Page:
Consider a workshop 80 ft long and 50 ft wide with a ceiling height of 20 ft. You would require three lamps of 22,000 lumens placed vertically at least 20 ft apart. Add another row 20 ft to the side with the same lamp set. The 3X2 pattern will be enough for productive work. 

4. Types of Lighting Fixtures 

Numerous lighting technologies have been used in factories over the years. Traditionally metal halides, halogens, and fluorescent bulbs were the top choices of owners. But recently, LED lights have dominated the market because of their superior performance. Here are some common fixtures which dominate the industrial lighting scene. 

High Bay Lamps

High-bay fixtures are excellent for tall ceilings, typically between 25 ft to 40 ft. They consume higher wattage and, as a result, produce greater illumination. High bay lights have two more subtypes: UFO high bays and high linear bays. 

led high bay lights

UFO high bays have an “alien saucer ship” shaped fixture design to spread light at a wider beam angle. 

Linear High bay lights are long rectangular shape fixtures that distribute lights evenly. You can have them attached to the ceilings or hang them using chains.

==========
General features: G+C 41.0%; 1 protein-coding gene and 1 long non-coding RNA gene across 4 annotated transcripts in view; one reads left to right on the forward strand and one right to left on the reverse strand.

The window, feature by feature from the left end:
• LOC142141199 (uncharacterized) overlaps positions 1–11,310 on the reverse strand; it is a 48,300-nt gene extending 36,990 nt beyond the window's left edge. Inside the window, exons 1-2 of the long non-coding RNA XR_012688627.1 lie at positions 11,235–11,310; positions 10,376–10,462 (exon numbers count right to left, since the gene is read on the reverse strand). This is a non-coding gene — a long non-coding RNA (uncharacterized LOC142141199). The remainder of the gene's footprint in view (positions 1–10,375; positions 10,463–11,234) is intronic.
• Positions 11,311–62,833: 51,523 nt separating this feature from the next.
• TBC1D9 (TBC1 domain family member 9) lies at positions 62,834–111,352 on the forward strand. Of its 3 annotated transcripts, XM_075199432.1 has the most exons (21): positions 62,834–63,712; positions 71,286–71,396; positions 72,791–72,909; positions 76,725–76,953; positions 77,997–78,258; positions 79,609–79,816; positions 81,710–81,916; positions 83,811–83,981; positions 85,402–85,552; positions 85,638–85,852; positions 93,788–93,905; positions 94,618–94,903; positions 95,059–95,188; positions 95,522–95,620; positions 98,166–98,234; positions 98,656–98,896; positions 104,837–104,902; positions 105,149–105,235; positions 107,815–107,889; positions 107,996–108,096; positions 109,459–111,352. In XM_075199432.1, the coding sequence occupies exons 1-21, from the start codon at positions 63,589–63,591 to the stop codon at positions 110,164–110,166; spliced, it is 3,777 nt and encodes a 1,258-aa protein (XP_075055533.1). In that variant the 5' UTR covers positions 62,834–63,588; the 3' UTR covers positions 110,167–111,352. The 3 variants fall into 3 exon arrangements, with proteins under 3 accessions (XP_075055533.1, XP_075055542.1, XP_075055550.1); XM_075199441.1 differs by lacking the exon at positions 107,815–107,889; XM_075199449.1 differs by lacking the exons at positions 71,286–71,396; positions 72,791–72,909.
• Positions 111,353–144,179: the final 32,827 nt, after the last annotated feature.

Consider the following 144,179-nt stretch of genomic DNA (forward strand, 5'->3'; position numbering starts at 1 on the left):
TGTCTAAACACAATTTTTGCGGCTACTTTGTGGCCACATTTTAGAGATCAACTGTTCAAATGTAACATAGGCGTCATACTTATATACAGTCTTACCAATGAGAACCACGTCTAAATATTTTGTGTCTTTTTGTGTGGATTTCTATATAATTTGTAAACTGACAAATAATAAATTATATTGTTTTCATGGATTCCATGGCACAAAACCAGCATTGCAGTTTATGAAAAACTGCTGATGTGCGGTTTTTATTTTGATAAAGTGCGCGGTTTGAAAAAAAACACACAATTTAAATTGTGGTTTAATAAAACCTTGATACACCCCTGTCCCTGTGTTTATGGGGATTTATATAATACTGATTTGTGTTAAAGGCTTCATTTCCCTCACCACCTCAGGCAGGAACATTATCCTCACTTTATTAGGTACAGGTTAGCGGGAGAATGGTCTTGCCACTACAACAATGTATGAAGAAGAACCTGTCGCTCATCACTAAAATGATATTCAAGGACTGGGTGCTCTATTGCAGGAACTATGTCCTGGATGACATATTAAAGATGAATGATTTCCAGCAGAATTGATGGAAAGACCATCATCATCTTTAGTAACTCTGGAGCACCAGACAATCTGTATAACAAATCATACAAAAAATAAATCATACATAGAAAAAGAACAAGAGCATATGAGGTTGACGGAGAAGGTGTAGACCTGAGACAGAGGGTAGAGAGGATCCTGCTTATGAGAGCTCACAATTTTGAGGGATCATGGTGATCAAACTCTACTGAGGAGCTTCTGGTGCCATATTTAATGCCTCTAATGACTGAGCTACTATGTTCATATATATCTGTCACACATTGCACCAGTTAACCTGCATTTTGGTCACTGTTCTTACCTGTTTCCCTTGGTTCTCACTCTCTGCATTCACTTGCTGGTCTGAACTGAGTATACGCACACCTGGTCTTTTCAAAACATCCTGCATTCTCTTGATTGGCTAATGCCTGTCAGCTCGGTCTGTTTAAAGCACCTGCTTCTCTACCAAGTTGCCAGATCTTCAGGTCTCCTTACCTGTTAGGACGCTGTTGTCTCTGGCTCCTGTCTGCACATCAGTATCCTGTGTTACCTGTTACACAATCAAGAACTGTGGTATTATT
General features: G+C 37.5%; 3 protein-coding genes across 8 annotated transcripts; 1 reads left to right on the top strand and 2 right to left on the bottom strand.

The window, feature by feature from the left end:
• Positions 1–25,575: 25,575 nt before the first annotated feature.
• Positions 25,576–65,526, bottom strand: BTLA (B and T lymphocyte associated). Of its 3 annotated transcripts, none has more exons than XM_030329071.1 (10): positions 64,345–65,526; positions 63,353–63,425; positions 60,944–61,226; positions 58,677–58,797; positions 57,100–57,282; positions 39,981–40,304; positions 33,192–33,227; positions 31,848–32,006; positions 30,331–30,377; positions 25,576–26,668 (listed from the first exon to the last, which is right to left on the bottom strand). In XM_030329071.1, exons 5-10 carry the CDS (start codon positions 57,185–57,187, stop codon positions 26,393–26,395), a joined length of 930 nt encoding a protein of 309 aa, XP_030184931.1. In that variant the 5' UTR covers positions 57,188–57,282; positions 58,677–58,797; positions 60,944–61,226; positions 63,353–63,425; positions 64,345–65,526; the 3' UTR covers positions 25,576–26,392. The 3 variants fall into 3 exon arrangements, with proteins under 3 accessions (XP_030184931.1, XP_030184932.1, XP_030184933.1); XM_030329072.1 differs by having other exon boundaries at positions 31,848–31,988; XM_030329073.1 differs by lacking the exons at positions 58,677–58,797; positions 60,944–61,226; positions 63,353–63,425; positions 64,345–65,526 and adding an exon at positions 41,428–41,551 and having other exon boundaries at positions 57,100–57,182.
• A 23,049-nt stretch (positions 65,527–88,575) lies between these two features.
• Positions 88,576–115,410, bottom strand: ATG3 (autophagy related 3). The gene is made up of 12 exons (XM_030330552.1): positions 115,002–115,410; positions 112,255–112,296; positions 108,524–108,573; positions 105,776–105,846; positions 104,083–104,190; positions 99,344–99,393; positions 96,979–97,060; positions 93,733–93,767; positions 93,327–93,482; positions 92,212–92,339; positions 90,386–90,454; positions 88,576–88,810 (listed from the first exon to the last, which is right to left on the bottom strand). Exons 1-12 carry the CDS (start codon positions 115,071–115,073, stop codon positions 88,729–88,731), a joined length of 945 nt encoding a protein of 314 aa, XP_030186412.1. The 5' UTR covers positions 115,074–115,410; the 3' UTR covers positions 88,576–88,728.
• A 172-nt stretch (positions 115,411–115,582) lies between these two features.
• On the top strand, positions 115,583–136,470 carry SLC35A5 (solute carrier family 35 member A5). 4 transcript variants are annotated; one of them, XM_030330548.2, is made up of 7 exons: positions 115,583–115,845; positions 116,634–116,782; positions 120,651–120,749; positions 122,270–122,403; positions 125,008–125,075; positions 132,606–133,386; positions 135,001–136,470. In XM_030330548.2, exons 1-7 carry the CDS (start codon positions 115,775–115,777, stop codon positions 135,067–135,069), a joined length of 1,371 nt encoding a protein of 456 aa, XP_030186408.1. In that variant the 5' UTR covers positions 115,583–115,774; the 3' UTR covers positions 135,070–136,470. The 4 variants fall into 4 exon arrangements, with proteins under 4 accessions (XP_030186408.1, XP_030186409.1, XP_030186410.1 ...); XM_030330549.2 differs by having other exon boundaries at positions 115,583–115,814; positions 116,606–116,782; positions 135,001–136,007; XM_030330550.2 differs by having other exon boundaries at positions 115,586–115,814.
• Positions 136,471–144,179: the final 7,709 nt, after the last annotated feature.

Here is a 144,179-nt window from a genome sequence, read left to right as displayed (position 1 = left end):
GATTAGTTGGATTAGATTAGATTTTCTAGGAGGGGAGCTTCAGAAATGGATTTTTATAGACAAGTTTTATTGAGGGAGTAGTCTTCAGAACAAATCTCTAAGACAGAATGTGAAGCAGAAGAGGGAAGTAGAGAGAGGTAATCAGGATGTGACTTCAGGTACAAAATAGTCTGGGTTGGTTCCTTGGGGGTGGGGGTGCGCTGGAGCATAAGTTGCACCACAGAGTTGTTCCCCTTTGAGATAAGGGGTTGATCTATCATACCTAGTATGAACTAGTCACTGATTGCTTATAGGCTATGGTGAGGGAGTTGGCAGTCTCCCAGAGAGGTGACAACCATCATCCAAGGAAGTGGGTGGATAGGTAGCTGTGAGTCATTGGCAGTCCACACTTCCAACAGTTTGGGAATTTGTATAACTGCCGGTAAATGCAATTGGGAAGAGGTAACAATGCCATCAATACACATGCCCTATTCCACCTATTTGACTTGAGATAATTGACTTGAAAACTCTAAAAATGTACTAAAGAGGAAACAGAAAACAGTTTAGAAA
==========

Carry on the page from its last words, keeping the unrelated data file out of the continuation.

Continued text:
Low Bay Lamps

Low bay fixtures are suitable for ceiling heights between 15 and 25 ft. They offer crisp and uniform light distribution at moderate heights. You can also hang low bay lights using chains for better lighting.  

Apart from these general types, all the LED factory lights come in different sizes, power, colors, temperatures, and CRI values. 

5. Color Temperatures and CRI 

Color Rendering Index (CRI) refers to a light source’s ability to reflect the colors correctly.  Typically, in factory lighting, a CRI score of 75 to 85 is reasonable. You can go higher if the nature of the work is complex, but it’ll cost higher.

Most factories and warehouses go for cooler color temperatures, 4000K to 6000K, to keep the environment bright and people attentive. 

color temperature

How To Save On Your Energy Bill With The Right Lighting?

Did you know lighting contributes more than 10% of all your energy expenses? The good news is you can reduce this cost by making a few intelligent decisions. Here are some things you can do.

Energy Rebate Programs